“The Quest” from Mollie L. Burleson is a slight story and certainly not weird. A young woman, a fan of the very Lovecraftian pulp writer Charles Lloyd Bingham, decides to visit his home town and meets a professor who is also a fan who has his own form of homage to Bingham.
While Goodfellow’s story manages, despite moments of surrealism, to be weird, I would argue that too much surrealism obviates Lovecraft’s weird. It’s hard to hear the scratching at the universe’s rim when you are assaulted by strange and unexplained images, and that’s what you get in Mark Howard Jones’ “Red Walls”. Bodies fall from the sky on a strange world, and one of the few survivors has to find a way to survive in this corpse strewn land and finds a woman who also survived
Donald Tyson’s “The Organ of Chaos” is certainly horrifying with torture and mutilations. It is also heroic in its telling of two marshals, operating from their base in New Chicago, in the post-apocalypse post-Craze world. The strange rites of the cult that captures them owe something to Frank Belknap Long’s “The Hounds of Tindalos”. But, for me, the scratching at the universe’s end was not evoked by their musical rites.
And it’s more infection (a really bad tooth ache) from outside in Donald R. Burleson’s “Seed of the Gods”. And while the fellow apartment dweller of the narrator succumbs, the main experience for me was a well-done version of a standard theme in Lovecraftian fiction and nothing more.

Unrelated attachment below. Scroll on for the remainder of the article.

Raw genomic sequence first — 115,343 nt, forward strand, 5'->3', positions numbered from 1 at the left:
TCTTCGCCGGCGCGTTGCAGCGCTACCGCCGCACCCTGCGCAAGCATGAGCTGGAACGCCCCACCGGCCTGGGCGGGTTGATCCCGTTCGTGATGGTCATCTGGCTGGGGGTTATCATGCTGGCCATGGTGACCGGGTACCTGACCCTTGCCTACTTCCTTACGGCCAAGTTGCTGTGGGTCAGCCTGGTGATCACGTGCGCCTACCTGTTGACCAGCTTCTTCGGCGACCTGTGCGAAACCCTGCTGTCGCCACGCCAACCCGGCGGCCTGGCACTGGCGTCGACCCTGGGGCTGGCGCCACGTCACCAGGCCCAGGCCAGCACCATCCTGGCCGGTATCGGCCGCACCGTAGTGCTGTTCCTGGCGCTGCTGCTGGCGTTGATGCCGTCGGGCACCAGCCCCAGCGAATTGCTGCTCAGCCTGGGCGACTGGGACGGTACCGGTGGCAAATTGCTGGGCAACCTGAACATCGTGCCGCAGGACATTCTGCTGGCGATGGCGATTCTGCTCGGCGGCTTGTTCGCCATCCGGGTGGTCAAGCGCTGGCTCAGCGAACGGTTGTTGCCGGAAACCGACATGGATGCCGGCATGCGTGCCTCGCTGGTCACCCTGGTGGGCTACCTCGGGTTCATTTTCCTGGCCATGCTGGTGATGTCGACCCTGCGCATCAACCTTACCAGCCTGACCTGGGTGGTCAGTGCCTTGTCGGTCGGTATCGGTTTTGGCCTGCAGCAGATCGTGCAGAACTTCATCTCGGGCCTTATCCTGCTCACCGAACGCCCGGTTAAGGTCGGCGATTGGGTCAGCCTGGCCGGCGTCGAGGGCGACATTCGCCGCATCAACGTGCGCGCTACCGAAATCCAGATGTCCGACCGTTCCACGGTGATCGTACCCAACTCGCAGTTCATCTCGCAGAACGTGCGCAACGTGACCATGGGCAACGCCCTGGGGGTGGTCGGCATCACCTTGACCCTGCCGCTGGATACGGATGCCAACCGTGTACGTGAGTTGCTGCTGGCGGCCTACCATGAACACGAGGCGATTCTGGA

Sunni K. Brock’s “Fire Breeders” is a short takeoff on the consequence of those Deep Ones invading Innsmouth, here via a couple visiting there for a cable channel’s interview about crucial energy related work by the husband. But it’s the wife who undergoes odd dreams and a striking fate at the end. But striking, by itself, isn’t weird in Lovecraft’s definition. Again, it would be surprising if it were given that it is a takeoff on a Lovecraft work and, thus, it’s hard to hear the beating black wings over the familiar melody whatever improvisations are wrought on it
“The Red Witch of Chorazin” from Darrell Schweitzer is certainly strange with what seems to be a horrible time loop at its center enabling a sort of pocket universe that is just a pattern that lasts longer than most in a meaningless cosmos. But, while it has mystery, it produces no dread, only bafflement and suspense
Nancy Kilpatrick’s “The Oldies” has the support group for a bunch of neurotic women disrupted by what seems the influence of an external force dubbed, by one increasingly suicidal woman, the “Oldies”. But, even if Kirkpatrick hadn’t dragged Hitler in at one point, it still wouldn’t have been weird. The idea of humans possessed or cajoled by malicious extraterrestrials doesn’t pass Lovecraft’s test.
Stephen Woodworth’s “Voodoo” almost passes the test even bringing in Legrasse, the great-grandson of Inspector Legrasse from Lovecraft’s “The Call of Cthulhu”. This story extends Lovecraft’s co-mingling of voodoo and the Cthulhu Mythos with a man investigating the death of a friend. Said friend was very interested in the pharmacological basis for voodoo rituals. It’s claim to weird status rests on its concluding imagery, a pulling back of the veil on the world and the revelation of some characters place in it. Still, I’m not sure it quite passes in terms of its emotional effects.
So, in my subjective application of Lovecraft’s definition, even a group of such skilled, contemporary authors find it hard to meet its criteria. But then, as I stated, even Lovecraft himself usually failed to do it.